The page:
“Take life as you find it, but don’t leave it that way. Difficulties are meant to rouse, not discourage. The human spirit is to grow strong by conflict.” – William E. Channing
It has been a long two years since the world was turned upside down by the COVID-19 pandemic, causing us all to develop the greatest cognitive, social, and emotional flexibility of our lives. While many of us have battled anxiety that has touched every aspect of our personal and professional lives, we are also offered the opportunity to reflect upon the positive outcomes and growth realized from our response to this unprecedented challenge. While stress is often seen through a negative lens, it also embodies the inevitable factors of transformation and personal growth. Living through such a challenging time can lead to a new view of oneself, the world around us, and how we relate to others. We can reflect upon relationships, self-esteem, and gratitude as we turn toward compassion and locate a deeper inner wisdom. Discovering a greater sense of meaning can be at the heart of our renewed well-being.
This growth experience allows us to find new appreciation of life, think through new possibilities, and find our personal strengths. The creation of meaning in these areas can be sometimes hard to grasp and trying to simply move toward happiness can be a useless pursuit without some self-exploration and identification of what makes our time purposeful.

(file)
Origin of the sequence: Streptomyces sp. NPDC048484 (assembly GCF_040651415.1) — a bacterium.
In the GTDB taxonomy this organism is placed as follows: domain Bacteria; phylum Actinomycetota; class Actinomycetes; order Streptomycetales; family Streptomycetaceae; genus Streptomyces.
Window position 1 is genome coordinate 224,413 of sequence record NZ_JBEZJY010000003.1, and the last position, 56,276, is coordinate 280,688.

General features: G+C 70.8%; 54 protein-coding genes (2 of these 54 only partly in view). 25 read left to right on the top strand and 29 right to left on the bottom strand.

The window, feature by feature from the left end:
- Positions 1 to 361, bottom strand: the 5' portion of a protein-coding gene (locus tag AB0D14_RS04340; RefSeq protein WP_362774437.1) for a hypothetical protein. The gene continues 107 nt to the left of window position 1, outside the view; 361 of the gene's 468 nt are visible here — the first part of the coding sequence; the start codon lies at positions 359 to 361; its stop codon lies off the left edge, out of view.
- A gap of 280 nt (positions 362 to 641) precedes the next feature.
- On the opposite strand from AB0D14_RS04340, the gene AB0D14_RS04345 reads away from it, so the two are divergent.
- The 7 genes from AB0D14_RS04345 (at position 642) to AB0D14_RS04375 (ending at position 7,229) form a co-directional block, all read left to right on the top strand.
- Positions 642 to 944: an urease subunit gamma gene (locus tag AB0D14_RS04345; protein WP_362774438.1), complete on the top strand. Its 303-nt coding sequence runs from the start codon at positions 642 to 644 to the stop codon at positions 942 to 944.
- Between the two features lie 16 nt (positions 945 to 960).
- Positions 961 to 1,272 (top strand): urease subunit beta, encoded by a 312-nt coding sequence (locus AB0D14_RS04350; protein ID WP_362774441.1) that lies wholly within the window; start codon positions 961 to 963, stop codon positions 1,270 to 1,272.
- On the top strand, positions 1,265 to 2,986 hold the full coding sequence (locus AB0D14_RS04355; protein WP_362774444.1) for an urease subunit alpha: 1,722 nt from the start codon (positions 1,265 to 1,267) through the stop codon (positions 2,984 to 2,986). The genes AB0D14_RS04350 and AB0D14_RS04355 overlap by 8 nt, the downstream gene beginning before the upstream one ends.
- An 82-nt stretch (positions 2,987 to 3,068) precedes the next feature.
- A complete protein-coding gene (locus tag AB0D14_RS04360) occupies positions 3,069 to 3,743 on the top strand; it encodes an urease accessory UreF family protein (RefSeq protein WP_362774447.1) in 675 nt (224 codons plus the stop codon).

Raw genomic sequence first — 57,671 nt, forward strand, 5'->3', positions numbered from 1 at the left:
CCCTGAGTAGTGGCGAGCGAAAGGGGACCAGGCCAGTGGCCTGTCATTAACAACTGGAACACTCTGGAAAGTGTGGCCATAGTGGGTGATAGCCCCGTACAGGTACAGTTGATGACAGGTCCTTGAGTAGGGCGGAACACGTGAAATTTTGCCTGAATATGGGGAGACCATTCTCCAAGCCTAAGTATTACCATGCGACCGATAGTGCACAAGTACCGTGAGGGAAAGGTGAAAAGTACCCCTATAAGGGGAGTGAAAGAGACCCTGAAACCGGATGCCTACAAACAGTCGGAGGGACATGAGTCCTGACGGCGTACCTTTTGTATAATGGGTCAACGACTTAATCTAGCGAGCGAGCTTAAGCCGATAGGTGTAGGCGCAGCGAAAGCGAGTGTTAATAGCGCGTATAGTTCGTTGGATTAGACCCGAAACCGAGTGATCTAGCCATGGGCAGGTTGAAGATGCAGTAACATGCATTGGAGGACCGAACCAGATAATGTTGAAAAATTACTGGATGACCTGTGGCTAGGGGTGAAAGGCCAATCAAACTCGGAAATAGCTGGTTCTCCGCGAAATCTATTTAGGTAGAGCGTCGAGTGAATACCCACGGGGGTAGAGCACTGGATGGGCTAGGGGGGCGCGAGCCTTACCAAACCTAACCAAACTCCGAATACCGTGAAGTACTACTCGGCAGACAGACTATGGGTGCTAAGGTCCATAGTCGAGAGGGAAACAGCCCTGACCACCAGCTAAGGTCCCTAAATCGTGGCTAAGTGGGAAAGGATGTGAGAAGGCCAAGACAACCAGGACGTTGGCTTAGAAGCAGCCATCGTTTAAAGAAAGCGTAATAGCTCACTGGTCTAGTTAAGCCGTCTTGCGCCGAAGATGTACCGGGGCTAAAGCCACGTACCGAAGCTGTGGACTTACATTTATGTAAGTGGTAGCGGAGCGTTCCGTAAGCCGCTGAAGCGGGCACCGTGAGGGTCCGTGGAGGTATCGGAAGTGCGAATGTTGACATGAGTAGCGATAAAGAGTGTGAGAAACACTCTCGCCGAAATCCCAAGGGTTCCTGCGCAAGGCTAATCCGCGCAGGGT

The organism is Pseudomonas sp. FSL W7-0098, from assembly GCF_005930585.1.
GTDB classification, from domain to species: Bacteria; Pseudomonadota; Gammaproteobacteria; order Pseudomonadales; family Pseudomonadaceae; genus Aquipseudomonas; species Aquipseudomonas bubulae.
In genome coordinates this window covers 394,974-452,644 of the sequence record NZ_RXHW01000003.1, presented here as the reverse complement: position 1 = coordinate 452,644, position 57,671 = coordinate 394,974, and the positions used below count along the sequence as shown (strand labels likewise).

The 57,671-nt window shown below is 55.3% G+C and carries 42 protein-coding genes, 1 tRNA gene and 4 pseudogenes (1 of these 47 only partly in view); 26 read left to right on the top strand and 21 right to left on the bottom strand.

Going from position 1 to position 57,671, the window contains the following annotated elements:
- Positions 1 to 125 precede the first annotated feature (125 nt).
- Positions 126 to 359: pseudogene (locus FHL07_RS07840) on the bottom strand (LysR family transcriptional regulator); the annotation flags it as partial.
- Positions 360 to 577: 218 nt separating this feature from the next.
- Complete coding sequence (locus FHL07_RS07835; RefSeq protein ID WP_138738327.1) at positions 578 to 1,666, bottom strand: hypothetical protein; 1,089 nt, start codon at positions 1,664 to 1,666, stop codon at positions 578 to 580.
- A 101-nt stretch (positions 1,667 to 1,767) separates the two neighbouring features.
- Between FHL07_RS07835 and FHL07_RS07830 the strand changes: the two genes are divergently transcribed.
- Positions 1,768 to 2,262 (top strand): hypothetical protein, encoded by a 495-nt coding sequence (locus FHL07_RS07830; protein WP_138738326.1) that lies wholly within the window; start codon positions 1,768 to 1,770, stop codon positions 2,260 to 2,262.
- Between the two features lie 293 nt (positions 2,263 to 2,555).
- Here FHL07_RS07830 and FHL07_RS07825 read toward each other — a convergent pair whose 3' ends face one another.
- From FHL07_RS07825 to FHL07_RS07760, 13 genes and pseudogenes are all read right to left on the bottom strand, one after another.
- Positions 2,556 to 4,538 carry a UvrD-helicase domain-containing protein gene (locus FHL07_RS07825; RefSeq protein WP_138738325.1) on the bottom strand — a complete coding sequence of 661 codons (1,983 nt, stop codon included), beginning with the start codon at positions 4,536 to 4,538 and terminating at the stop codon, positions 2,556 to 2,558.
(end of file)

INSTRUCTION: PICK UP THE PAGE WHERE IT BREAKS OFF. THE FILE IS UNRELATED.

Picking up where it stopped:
How: Identify ideas and behaviors that give you satisfaction and inspiration to wake up in the morning and enjoy your day. Viktor Frankl (Man’s Search for Meaning, 1946) suggests doing the following to find meaning:
- Experience reality by interacting authentically with the environment and with others.
- Give something back to the world through creativity and self-expression.
- Change your attitude when faced with a situation or circumstance that you cannot change.
Questions: What were you passionate about as a child? If you didn’t have a job, how would you choose to fill your time? What makes you forget about the world around you? Who do you spend time with and what do you talk about? If you had a dream, could you make it happen? What issues do you hold close to your heart?
Wellbeing is experienced in many areas of our lives, including the physical, social, psychological, environmental, intellectual, occupational, and financial. However, it is how we create meaning in these areas that allows us to positively grow and change after chaotic and difficult times. Optimistically, the “new” normal we are all moving towards will include a deeper examination of personal well-being. This can be supported by our desire to re-examine our values, look for opportunities for growth, and create clearer meaning in our day-to-day lives.
“For the meaning of life differs from man to man, from day to day and from hour to hour. What matters, therefore, is not the meaning of life in general but rather the specific meaning of a person’s life at a given moment.” – Viktor E. Frankl
Kelly Gilrain, PhD, is a Licensed Clinical Psychologist. She is Director of Psychological Services and Director of Behavioral Medicine in the Division of Behavioral Medicine at Cooper University Health Care; and Assistant Professor of Medicine at the Cooper Medical School of Rowan University.